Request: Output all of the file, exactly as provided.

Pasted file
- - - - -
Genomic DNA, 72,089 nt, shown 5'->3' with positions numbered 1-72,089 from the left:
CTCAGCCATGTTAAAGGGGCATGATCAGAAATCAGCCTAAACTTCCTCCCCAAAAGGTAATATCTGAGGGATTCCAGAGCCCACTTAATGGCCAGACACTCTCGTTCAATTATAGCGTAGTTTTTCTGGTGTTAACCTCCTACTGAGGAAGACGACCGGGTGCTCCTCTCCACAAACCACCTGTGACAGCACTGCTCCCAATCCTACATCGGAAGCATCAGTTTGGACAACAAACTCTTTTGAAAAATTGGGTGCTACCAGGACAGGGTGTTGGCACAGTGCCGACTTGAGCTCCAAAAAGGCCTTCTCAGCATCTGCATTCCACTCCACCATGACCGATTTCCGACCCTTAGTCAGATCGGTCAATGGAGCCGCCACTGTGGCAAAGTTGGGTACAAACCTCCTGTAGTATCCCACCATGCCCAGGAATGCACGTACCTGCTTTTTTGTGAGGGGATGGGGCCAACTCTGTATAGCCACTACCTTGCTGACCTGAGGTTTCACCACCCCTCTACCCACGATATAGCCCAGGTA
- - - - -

Genomic DNA, 72,089 nt, shown 5'->3' with positions numbered 1-72,089 from the left:
CTCAGCCATGTTAAAGGGGCATGATCAGAAATCAGCCTAAACTTCCTCCCCAAAAGGTAATATCTGAGGGATTCCAGAGCCCACTTAATGGCCAGACACTCTCGTTCAATTATAGCGTAGTTTTTCTGGTGTTAACCTCCTACTGAGGAAGACGACCGGGTGCTCCTCTCCACAAACCACCTGTGACAGCACTGCTCCCAATCCTACATCGGAAGCATCAGTTTGGACAACAAACTCTTTTGAAAAATTGGGTGCTACCAGGACAGGGTGTTGGCACAGTGCCGACTTGAGCTCCAAAAAGGCCTTCTCAGCATCTGCATTCCACTCCACCATGACCGATTTCCGACCCTTAGTCAGATCGGTCAATGGAGCCGCCACTGTGGCAAAGTTGGGTACAAACCTCCTGTAGTATCCCACCATGCCCAGGAATGCACGTACCTGCTTTTTTGTGAGGGGATGGGGCCAACTCTGTATAGCCACTACCTTGCTGACCTGAGGTTTCACCACCCCTCTACCCACGATATAGCCCAGGTA